Corporate social responsibility: stakeholder determination and reporting

Adams, K 2011, Corporate social responsibility: stakeholder determination and reporting, Doctor of Philosophy (PhD), Accounting, RMIT University.

Document type: Thesis
Collection: Theses

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Title Corporate social responsibility: stakeholder determination and reporting
Author(s) Adams, K
Year 2011
Abstract Corporate social responsibility suggests that business cannot be separated from societal issues such as community and environment and leads to the basic premise that a company is responsible, not only to maximise profits, but also to contribute to the well-being of society. The traditional view that the role of corporations and businesses in society is to maximise the wealth of its shareholders is, or has, become too restrictive. There is evidence to support the notion that corporations are considered to be members of society and as such have social responsibility. The purpose of this study is to identify corporate stakeholders, motivations for providing social reports and to determine whether or not the current financial reporting regime that focuses on mostly economic information is capable of capturing the social impact of corporate operations in Australia from a preparer’s perspective. These objectives have been achieved via a postal questionnaire of 109 respondents from the top 500 largest Australian companies and subsequent interviews of ten selected respondents. The analysis shows that the identification of stakeholders and reporting of social information are important. The survey also shows that employees (product generators) are considered to be the most important group, followed by shareholders (fund generators). The principal motivations for providing social information are: recognition of stakeholders’ right to be informed; the need for social responsibility, obligation and accountability to the society; and the need for being transparent to the broader constituency. The analysis also shows that social reporting is seen to be complementary rather than a substitute for traditional financial reporting and underscores the limited relevance of conventional financial reports for conveying information about corporate social responsibility obligations in all their manifestations.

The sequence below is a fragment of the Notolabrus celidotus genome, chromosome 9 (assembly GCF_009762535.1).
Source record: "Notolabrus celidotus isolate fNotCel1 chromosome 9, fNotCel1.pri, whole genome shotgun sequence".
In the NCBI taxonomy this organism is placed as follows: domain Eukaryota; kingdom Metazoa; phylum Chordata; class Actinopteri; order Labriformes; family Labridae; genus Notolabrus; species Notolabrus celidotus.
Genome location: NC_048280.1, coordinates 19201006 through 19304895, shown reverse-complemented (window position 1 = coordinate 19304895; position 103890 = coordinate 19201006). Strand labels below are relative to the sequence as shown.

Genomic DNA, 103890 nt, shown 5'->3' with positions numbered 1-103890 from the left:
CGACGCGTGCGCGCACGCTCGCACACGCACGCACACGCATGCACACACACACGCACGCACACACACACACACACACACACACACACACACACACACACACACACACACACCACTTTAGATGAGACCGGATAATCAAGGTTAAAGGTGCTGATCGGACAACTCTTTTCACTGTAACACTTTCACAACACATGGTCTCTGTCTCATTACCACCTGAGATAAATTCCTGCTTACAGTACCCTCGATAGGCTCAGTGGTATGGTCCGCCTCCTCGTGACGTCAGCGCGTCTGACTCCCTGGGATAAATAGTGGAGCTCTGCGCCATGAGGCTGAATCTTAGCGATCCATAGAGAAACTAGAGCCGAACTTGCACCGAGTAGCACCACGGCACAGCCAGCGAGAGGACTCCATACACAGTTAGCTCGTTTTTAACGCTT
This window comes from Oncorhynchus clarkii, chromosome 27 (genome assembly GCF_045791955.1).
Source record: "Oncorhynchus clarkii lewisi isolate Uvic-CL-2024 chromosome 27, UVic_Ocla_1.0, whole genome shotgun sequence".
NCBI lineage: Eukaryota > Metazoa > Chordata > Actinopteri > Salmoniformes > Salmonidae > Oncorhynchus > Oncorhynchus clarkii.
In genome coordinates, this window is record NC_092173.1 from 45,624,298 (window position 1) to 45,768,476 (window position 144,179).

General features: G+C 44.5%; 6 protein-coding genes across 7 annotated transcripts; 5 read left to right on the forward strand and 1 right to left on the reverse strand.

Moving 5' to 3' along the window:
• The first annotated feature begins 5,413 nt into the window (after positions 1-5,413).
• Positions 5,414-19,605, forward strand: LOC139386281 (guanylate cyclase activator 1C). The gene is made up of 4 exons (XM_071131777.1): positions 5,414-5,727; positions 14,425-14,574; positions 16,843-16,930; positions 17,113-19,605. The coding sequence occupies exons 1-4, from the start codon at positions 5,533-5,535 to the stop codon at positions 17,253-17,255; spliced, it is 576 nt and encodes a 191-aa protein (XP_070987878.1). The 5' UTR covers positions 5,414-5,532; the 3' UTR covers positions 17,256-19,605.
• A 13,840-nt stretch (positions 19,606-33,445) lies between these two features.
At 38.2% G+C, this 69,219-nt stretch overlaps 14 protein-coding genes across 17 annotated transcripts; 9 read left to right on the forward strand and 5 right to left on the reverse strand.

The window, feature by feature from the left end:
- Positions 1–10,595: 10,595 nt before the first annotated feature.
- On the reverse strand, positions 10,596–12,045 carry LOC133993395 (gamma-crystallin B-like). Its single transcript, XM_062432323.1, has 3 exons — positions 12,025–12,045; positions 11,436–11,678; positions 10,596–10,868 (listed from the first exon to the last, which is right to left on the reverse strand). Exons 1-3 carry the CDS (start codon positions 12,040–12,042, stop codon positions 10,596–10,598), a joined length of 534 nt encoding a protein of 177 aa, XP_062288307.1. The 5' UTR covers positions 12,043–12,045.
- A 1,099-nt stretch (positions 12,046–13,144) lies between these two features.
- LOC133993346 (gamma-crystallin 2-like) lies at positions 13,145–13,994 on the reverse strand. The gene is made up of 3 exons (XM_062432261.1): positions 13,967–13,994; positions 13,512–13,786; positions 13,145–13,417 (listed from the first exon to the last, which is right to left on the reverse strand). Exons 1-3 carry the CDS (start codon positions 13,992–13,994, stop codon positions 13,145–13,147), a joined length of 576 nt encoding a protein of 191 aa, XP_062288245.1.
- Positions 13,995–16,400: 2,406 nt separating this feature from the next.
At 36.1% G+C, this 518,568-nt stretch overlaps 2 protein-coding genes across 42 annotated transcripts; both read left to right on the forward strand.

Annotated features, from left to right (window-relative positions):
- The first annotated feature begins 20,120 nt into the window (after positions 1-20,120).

Degree Doctor of Philosophy (PhD)
Institution RMIT University
School, Department or Centre Accounting
Keyword(s) Corporate social responsibility
social reporting
limitations of traditional financial reporting
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Created: Mon, 27 Feb 2012, 13:26:32 EST by Guy Aron
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